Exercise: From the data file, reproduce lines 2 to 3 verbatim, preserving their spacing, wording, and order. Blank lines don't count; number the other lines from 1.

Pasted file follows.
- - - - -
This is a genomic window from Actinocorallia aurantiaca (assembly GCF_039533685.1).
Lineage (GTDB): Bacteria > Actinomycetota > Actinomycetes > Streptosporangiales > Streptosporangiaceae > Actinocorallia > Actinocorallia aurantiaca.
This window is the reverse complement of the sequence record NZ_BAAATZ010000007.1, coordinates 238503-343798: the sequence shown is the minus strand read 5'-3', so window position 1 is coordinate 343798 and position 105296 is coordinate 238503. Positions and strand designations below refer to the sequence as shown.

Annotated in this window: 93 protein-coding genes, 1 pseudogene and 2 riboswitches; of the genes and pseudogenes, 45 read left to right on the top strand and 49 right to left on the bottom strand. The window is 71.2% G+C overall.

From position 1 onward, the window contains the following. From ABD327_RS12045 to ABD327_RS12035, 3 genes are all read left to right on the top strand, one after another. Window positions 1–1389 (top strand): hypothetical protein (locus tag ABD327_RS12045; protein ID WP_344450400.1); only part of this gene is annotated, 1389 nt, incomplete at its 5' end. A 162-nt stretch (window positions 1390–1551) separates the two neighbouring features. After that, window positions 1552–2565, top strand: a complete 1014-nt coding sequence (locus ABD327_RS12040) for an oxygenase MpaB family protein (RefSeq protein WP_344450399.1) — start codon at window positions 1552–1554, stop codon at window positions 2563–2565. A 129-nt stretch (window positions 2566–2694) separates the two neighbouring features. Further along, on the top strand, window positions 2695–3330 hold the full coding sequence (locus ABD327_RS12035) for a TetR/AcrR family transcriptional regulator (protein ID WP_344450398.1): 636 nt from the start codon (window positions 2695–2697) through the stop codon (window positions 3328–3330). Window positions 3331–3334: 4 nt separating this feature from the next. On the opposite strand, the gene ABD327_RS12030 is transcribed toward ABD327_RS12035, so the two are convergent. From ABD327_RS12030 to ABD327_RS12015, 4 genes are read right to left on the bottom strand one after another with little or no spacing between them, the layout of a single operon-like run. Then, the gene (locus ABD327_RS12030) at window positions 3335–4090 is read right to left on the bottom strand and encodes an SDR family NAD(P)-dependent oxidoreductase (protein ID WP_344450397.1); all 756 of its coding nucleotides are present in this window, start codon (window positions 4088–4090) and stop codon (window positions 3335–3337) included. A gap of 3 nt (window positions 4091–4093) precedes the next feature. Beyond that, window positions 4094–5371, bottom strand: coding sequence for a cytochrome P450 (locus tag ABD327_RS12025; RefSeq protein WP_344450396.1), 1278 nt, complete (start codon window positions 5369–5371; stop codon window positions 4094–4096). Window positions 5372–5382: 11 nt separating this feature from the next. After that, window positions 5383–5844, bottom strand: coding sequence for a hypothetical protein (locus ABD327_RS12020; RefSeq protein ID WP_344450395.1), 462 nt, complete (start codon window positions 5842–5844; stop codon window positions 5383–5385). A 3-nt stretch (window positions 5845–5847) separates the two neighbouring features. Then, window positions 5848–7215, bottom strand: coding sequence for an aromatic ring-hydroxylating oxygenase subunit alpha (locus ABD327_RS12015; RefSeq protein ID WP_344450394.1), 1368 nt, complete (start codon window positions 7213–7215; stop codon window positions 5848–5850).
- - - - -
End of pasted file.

Lineage (GTDB): Bacteria > Actinomycetota > Actinomycetes > Streptosporangiales > Streptosporangiaceae > Actinocorallia > Actinocorallia aurantiaca.
This window is the reverse complement of the sequence record NZ_BAAATZ010000007.1, coordinates 238503-343798: the sequence shown is the minus strand read 5'-3', so window position 1 is coordinate 343798 and position 105296 is coordinate 238503. Positions and strand designations below refer to the sequence as shown.